New Zealand sheep farms tend to have a high level of lamb losses. Wairarapa vet Sara Sutherland looks at what can be done.

Lamb survival at lambing is a major production and welfare issue for commercial sheep farmers in New Zealand. Losses range from 5% to 50% per farm, with an average of 20-30%. This is considerably higher than in other sheep-producing countries, even those with extensive systems. Most losses occur in the first 48 hours. A number of factors influence lamb survival, some we can control and some we can’t.

Wind and rain have the most visible effect. Little can be done apart from putting our most susceptible ewes in the most sheltered paddocks.

Lamb survival is also influenced by maternal behaviour. This can be selected for genetically between breeds and within a breed. Surprisingly, this is also influenced by pasture cover – ewes take better care of their lambs on 4cm of grass than 2cm of grass.

Lambs that stand and nurse quickly are more likely to survive. The energy level of the lamb depends to some extent on the amount of “brown fat” the lamb is born with. This can be influenced by making sure ewes are in BCS 3 before lambing, and on good feed for the last month before lambing. Twins and triplets have less brown fat each than singles do, so good feeding is even more important for multiple-bearing ewes.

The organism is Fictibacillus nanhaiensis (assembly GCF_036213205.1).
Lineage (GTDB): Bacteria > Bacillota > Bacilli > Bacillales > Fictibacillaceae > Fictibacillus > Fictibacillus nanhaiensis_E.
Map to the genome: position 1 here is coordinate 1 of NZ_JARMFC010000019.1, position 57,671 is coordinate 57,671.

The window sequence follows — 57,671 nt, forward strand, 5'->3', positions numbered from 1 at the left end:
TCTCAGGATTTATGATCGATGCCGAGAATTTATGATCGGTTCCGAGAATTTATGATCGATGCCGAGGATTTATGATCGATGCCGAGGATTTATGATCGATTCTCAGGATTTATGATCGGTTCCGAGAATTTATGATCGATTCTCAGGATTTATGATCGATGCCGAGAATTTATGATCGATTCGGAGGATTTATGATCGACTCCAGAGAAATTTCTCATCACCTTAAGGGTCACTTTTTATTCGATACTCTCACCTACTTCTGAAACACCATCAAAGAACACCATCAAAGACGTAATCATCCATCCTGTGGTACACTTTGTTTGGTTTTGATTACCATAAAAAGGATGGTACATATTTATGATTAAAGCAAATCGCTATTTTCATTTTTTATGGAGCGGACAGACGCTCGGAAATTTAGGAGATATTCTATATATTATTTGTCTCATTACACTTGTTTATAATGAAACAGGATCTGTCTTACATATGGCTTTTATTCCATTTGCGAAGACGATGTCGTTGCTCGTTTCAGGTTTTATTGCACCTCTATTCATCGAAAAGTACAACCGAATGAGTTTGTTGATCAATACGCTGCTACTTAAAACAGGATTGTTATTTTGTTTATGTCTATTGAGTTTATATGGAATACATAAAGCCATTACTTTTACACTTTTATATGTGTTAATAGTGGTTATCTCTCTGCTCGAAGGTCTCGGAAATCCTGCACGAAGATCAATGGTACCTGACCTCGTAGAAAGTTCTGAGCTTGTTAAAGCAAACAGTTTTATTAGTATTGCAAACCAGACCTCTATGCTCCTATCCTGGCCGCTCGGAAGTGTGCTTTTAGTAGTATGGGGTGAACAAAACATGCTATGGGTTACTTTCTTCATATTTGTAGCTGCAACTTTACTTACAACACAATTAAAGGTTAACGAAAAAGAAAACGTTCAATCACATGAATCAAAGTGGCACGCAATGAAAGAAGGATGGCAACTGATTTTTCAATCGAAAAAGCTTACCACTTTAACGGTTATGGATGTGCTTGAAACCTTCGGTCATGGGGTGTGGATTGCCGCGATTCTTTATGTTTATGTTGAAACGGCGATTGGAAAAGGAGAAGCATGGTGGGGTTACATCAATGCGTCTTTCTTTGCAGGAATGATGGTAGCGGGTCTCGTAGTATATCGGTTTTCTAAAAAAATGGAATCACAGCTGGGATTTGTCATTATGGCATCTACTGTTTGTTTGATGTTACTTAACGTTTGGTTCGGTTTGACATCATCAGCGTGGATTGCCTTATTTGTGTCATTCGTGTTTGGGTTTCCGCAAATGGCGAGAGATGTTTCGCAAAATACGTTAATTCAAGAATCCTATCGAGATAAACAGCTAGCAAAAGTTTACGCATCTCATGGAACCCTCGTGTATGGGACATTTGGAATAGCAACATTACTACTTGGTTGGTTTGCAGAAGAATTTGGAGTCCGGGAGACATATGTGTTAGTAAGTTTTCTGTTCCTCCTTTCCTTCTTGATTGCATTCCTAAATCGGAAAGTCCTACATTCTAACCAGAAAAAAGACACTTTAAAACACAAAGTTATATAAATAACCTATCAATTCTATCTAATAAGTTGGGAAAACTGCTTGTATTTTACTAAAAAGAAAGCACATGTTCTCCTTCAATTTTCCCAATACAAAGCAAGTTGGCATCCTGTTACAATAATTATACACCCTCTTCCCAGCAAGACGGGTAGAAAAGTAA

Fat ewes are no more likely to get a bearing than skinny ewes. Don’t limit feed to ewes close to lambing in an effort to reduce bearings – it won’t, and will potentially have a major detrimental effect on lamb survival.

Once the brown fat has been used, lambs need colostrum. Ewes on low covers will give less colostrum, and less milk. Making sure ewes are on good covers for the last month before lambing will improve milk production. Ewes with crook udders or mastitis give less milk. We are looking forward to the results of a recent comprehensive study by Massey University on udders and udder abnormalities.

Death losses of ewes on commercial hill-country farms are also variable and higher than losses in other countries. Studies trying to quantify the reasons for losses haven’t had a lot of success.

Dystocia is lambs getting stuck during lambing, either because they are too big or because several are trying to come out at once. This is another significant cause of death in ewes that we can’t do much about. Breeders are talking about an EBV (breeding value) for small size at birth, for rams used for hogget mating, as is done in beef cows, but nobody has used the method yet. Feeding level of ewes in the last month before lambing will not make the lambs bigger – by that stage lamb size has been set.

We know that bearings (vaginal prolapse) are a major cause of ewe death on some farms in some years. A number of possible causes have been studied. There is some suggestion that feeding levels between mating and scanning can have a big effect. Apart from that, the only factor that reliably prevents bearings is to set up a trial to study bearings on a farm – this will guarantee that fewer bearings happen.

Fat ewes are no more likely to get a bearing than skinny ewes. Don’t limit feed to ewes close to lambing in an effort to reduce bearings – it won’t, and will potentially have a major detrimental effect on lamb survival.